Through years of promoting environmental conservation, Intel’s fabrication building in Arizona’s ‘green’ university has achieved a silver LEED certification for “Existing Buildings: Operations & Maintenance”.
The US Green Building Council awarded the certification to Intel Corporation, an industrial technology company that puts green efforts to its entire Ocotillo campus in Arizona State University which nests wafer fabrication plants, support and office buildings.
USGBC has also previously awarded a LEED certification to a power plant inside the Oregon State University, and it’s the highest award that has been granted to an on-campus 6.5-megawatt power plant for its efficient plumbing fixtures that help save the water used through its water-efficient landscaping. The fixtures also include rainwater harvesting for make-up and steam system that generates hot water through heat recovery.
Intel’s LEED-certified manufacturing building did not need a single investment to achieve the certification, owing to the company’s decades-old efforts to promote environmental conservation.
The manufacturing building that lies inside Arizona’s green university has a Semiconductor Industry Association benchmark data showing the Ocotillo campus’s 26 percent less energy usage than the average semiconductor campus.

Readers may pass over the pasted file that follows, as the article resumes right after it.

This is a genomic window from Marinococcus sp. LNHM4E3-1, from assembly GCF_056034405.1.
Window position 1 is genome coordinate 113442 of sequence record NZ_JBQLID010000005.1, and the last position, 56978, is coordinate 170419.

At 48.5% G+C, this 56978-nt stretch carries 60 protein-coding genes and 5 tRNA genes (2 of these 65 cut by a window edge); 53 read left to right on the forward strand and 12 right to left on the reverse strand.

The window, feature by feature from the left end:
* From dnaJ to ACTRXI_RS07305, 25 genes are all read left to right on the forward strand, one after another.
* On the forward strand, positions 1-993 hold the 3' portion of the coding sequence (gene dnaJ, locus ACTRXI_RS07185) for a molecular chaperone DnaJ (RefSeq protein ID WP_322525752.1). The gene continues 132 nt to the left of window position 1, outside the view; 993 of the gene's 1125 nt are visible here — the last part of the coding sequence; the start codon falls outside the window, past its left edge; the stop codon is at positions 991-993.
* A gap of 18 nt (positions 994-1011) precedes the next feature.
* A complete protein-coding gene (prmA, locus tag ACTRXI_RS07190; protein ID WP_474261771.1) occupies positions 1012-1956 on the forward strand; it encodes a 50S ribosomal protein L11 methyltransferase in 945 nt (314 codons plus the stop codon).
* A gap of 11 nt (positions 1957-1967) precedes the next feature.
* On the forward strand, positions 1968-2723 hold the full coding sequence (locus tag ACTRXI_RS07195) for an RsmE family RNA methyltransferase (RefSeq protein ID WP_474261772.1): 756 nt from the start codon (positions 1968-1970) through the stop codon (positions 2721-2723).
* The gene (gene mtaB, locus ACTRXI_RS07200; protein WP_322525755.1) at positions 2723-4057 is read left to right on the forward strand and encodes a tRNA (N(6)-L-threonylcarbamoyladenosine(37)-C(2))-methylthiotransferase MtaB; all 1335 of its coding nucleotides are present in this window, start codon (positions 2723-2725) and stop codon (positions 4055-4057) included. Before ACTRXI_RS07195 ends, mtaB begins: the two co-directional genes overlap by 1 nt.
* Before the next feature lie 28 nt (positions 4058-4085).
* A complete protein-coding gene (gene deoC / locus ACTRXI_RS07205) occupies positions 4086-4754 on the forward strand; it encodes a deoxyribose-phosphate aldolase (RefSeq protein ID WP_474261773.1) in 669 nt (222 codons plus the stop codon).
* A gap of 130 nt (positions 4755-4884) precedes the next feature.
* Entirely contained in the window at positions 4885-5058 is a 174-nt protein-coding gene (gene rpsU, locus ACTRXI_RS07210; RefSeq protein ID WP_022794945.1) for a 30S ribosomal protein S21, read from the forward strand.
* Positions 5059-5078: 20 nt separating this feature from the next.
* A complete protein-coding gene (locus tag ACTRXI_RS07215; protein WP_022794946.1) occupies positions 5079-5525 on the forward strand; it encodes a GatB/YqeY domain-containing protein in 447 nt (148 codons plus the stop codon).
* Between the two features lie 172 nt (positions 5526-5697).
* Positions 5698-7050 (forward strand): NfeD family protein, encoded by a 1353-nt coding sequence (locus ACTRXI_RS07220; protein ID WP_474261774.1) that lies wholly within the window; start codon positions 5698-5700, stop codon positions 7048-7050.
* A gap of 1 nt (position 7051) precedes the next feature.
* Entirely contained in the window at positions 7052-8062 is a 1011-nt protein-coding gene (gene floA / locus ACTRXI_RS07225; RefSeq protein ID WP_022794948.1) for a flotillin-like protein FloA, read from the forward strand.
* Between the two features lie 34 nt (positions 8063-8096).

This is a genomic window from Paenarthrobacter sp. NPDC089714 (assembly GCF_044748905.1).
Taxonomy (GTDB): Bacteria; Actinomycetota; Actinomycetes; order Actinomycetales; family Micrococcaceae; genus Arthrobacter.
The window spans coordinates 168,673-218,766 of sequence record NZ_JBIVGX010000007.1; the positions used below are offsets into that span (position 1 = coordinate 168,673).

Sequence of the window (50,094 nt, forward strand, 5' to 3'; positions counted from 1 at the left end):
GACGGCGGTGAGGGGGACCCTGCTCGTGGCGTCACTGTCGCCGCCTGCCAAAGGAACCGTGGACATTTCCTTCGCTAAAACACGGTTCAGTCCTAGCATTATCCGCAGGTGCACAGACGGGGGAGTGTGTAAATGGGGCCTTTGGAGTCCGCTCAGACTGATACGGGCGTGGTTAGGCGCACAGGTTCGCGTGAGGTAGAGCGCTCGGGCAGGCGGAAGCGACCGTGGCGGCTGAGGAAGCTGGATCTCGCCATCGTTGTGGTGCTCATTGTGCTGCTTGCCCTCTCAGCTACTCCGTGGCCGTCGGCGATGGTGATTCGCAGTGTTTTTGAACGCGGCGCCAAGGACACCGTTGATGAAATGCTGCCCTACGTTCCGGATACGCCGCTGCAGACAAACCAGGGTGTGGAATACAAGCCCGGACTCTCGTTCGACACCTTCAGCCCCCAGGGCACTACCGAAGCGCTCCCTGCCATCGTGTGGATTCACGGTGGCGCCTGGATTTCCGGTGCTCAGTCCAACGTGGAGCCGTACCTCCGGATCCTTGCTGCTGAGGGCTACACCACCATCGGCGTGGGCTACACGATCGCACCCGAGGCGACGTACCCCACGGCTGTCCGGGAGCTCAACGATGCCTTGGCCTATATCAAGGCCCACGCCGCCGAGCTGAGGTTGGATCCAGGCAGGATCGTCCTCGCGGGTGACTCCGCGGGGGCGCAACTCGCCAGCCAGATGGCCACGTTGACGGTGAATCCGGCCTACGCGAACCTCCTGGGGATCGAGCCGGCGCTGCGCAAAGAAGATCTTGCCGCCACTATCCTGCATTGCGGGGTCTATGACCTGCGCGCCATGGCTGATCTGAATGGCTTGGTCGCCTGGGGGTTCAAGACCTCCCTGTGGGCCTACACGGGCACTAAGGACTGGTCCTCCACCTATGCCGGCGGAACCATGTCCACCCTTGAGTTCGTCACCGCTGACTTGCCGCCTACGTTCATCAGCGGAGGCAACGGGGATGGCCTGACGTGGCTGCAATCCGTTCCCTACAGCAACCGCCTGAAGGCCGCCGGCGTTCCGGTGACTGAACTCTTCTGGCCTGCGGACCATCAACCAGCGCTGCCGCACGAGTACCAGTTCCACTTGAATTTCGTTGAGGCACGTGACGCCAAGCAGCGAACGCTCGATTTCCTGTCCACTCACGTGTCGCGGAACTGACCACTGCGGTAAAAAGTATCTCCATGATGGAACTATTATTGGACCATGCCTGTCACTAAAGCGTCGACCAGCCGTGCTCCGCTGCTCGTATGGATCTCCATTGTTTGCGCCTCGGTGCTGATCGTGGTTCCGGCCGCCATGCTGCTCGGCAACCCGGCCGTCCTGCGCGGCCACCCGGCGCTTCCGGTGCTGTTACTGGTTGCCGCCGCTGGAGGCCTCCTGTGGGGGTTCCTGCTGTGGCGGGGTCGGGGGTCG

The building has 200 and 300 kW solar electricity support structures mounted inside the green university‘s parking lot. The solar installations generate renewable energy that is transferred to local utilities in compliance with its Renewable Energy Certificates (RECs).
The Ocotillo campus uses non-potable water, 100pc of which comes from the irrigation and 95pc from the cooling tower that are fed from Chandler City’s waste water treatment plant to Intel.
On the other hand, the campus retains 100pc of stormwater.
Brian Krzanich, senior vice president and general manager of Manufacturing and Supply Chain for Intel, described the efforts spent to achieve LEED silver certification as an “immense undertaking” due to the “complexity and size of the Ocotillo campus.”
Being an infrastructure that meets green requirements, the Ocotillo campus grows a throng of algae in its rooftop through a fabrication facility that emits enough carbon dioxide. The facility has been designed by Intel engineers to create clean burning biofuel.
The engineers set up a proof-of-concept model on the roof showing how boiler emissions are captured, how they are used to grow algae, and how these algae are converted into biofuel.
The carbon recycling facility is designed to cut short overall emissions of carbon from the Ocotillo fabirication facility. Furthermore, the carbon emitted from burning fossil fuels in the Intel boilers is then displaced by the renewable alternative fuel.
Next, Intel will study how much carbon is emitted by the facility inside Arizona’s green university to develop the project on a larger scale.